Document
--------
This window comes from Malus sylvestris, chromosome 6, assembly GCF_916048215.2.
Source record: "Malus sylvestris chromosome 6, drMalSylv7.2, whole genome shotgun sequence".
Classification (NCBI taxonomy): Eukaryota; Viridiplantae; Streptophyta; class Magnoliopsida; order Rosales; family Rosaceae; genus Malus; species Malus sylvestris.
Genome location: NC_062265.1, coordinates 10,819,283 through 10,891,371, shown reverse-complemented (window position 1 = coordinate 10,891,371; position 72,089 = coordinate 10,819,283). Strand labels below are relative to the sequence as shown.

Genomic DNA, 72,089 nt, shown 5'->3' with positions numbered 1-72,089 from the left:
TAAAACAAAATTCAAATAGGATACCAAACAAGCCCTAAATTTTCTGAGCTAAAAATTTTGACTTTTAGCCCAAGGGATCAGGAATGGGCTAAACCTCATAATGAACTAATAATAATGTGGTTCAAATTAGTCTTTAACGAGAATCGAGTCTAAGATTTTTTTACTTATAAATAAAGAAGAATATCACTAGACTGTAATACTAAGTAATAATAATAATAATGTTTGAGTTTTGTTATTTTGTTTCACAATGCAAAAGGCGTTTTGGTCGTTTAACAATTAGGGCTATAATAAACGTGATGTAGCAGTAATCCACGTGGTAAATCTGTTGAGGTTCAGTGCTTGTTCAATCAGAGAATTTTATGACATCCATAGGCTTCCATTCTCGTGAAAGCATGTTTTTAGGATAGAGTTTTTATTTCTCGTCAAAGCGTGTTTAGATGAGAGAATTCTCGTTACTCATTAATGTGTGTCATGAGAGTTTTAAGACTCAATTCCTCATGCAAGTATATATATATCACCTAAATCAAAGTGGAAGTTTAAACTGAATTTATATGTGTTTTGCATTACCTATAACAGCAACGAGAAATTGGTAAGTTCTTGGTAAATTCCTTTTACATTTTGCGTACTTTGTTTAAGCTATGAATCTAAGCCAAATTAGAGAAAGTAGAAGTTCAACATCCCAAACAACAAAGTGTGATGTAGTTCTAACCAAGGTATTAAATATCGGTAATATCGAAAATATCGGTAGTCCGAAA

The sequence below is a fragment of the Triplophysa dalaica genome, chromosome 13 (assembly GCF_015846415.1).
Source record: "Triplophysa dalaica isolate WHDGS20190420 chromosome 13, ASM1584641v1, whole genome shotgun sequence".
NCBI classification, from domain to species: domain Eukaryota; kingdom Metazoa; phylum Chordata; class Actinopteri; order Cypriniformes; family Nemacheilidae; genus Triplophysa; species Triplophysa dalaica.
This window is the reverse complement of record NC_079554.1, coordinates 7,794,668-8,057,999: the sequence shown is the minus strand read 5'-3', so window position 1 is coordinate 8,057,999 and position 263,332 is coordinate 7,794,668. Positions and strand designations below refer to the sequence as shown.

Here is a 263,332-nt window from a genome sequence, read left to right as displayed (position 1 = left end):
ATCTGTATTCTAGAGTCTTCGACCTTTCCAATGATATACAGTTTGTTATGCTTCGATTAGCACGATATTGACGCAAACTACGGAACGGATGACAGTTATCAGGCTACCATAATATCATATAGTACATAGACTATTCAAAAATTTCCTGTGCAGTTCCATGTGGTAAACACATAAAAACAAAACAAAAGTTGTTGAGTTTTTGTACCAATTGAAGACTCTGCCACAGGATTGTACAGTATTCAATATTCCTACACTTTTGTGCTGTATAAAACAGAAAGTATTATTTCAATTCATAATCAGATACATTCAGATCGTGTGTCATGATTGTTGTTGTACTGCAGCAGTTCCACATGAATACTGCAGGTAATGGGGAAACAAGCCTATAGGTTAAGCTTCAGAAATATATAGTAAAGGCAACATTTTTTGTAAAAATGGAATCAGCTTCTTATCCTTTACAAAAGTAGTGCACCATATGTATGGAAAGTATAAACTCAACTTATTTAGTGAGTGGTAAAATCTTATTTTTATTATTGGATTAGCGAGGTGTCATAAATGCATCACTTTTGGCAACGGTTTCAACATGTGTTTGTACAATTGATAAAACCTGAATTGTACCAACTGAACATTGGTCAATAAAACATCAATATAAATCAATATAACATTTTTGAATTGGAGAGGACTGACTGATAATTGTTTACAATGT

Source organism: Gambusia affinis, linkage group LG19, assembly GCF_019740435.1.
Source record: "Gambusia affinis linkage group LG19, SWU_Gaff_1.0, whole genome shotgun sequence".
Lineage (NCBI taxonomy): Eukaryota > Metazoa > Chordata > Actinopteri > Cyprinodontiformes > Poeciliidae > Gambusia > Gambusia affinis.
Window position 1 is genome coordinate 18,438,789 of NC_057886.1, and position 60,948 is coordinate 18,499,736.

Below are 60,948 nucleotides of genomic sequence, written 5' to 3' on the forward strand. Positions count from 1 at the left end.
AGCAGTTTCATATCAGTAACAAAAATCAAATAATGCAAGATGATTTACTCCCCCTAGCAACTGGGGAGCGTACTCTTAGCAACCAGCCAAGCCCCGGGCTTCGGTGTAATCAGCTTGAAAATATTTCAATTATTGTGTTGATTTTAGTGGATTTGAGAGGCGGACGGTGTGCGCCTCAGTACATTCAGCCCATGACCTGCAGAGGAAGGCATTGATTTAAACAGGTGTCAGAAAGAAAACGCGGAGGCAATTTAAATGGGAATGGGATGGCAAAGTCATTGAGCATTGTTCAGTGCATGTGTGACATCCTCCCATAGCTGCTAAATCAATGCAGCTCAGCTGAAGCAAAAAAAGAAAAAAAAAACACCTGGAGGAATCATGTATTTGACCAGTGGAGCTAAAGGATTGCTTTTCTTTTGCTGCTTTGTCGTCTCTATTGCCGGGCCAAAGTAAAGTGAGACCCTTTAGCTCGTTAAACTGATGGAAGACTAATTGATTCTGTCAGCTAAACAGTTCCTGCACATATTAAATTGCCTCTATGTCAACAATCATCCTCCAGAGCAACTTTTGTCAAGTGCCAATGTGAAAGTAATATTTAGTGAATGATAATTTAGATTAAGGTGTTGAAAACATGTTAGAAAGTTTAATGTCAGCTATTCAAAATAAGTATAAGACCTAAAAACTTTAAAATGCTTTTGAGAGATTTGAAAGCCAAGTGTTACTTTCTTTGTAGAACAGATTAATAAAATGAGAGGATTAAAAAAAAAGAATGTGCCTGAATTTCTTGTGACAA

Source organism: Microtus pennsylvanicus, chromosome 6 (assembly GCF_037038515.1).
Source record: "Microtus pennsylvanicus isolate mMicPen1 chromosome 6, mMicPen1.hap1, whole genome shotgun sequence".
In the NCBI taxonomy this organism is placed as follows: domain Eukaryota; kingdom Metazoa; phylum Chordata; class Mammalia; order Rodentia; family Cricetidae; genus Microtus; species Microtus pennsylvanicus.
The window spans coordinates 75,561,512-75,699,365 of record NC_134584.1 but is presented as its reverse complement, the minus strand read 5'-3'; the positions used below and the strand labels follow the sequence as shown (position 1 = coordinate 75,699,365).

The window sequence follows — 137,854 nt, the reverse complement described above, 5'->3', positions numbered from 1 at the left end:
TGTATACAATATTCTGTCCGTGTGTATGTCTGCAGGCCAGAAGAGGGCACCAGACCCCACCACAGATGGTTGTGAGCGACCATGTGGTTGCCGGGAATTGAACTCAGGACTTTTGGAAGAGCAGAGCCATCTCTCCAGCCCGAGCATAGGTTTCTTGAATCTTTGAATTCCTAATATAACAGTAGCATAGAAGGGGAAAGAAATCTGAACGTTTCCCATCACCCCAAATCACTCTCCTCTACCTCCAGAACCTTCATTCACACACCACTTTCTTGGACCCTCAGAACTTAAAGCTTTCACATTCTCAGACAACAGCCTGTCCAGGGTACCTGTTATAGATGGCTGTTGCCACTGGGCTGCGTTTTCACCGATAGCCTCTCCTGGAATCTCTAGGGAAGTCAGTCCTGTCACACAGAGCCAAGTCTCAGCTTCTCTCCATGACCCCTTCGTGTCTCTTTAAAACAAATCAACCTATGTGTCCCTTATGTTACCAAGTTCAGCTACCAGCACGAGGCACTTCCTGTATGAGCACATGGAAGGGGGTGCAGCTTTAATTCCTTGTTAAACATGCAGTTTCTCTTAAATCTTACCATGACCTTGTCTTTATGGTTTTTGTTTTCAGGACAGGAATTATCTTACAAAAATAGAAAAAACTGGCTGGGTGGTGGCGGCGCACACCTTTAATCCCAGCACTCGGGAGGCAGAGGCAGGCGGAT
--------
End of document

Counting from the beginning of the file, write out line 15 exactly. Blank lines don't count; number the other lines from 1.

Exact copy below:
Lineage (NCBI taxonomy): Eukaryota > Metazoa > Chordata > Actinopteri > Cyprinodontiformes > Poeciliidae > Gambusia > Gambusia affinis.